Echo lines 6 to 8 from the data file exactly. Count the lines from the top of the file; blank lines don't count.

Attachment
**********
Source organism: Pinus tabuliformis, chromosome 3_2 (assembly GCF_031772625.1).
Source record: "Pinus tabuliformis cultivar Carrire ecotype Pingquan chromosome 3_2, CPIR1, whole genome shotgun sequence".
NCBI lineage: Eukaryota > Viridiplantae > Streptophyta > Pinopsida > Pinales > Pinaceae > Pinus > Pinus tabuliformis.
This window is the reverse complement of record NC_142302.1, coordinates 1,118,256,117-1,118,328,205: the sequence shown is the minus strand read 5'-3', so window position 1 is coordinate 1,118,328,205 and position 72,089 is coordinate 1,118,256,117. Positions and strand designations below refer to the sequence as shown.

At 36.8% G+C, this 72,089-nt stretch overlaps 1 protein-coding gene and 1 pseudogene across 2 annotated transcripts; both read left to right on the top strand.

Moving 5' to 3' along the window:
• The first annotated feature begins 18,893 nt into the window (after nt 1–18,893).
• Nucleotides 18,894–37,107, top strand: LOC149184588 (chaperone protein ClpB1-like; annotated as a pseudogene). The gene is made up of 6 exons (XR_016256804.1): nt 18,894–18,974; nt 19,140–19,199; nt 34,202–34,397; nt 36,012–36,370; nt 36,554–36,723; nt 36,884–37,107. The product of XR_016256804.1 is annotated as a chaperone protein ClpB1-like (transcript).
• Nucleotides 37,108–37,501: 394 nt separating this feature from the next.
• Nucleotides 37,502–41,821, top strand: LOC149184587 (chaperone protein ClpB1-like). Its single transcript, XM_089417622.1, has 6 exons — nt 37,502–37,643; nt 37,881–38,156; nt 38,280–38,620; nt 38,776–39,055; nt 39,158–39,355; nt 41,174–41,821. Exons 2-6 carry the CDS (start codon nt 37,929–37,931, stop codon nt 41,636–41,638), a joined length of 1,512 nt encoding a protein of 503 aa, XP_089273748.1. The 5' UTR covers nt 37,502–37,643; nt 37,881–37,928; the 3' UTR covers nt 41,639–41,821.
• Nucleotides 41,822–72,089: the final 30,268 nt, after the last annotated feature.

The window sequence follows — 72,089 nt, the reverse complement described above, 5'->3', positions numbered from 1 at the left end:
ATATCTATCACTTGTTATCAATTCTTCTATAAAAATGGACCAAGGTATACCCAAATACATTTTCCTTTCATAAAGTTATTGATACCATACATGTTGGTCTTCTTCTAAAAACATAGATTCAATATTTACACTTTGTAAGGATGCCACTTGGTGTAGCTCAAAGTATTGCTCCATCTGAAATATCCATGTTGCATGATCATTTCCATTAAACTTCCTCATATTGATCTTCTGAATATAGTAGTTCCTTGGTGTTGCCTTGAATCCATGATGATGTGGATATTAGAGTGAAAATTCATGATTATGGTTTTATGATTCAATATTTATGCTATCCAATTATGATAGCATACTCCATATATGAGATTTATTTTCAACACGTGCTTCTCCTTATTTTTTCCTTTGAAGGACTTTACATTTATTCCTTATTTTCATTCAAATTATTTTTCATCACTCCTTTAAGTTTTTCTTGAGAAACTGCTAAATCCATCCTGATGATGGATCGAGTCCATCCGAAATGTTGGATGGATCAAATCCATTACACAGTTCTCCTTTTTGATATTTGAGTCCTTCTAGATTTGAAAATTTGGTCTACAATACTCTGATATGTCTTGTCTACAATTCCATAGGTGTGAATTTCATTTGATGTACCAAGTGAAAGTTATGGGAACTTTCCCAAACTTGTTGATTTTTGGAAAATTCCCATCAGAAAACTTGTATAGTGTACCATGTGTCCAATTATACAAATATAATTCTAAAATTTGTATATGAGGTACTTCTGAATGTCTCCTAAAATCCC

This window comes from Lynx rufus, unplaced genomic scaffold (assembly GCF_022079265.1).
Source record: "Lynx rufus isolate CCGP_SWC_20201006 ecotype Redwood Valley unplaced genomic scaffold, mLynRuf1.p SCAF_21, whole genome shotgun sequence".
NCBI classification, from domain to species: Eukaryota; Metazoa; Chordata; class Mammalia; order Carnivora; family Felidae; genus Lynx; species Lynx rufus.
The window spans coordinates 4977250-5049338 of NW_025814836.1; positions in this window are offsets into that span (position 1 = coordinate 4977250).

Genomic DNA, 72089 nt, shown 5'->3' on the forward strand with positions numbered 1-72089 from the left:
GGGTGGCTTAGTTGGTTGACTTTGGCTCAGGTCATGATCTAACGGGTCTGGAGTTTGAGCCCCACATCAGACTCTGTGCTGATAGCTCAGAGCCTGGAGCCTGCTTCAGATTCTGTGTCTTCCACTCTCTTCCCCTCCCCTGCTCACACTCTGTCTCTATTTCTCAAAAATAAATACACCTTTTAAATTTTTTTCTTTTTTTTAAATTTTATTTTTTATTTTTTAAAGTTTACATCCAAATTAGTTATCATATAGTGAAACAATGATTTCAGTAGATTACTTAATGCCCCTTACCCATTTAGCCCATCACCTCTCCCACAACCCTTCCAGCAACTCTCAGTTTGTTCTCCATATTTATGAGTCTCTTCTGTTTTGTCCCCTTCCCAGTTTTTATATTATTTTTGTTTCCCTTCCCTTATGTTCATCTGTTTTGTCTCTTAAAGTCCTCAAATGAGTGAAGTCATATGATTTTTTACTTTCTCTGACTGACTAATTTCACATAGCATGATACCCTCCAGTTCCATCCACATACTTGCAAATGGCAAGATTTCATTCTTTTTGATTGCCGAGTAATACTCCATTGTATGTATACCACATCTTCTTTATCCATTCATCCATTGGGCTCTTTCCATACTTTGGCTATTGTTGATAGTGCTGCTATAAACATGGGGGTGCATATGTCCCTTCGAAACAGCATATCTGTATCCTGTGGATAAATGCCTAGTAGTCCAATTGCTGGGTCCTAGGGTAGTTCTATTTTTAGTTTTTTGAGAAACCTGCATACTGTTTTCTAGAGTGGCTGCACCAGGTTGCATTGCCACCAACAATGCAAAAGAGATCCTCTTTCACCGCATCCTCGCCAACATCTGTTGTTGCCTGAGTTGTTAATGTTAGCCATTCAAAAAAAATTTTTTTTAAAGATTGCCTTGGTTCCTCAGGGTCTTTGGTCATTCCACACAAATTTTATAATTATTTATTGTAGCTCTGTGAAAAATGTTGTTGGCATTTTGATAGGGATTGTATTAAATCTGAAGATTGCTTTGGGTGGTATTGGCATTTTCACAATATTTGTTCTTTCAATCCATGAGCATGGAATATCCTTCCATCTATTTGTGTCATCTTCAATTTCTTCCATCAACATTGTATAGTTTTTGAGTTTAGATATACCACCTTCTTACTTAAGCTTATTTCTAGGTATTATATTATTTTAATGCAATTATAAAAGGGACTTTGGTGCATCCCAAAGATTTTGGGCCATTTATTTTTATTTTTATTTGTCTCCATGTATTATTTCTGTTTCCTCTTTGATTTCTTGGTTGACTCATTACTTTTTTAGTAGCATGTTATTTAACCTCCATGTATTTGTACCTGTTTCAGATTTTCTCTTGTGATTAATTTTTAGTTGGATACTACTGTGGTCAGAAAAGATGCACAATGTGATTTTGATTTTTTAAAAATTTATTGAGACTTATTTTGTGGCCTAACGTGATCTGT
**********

Moving 5' to 3' along the window:
• The first annotated feature begins 18,893 nt into the window (after nt 1–18,893).
• Nucleotides 18,894–37,107, top strand: LOC149184588 (chaperone protein ClpB1-like; annotated as a pseudogene). The gene is made up of 6 exons (XR_016256804.1): nt 18,894–18,974; nt 19,140–19,199; nt 34,202–34,397; nt 36,012–36,370; nt 36,554–36,723; nt 36,884–37,107. The product of XR_016256804.1 is annotated as a chaperone protein ClpB1-like (transcript).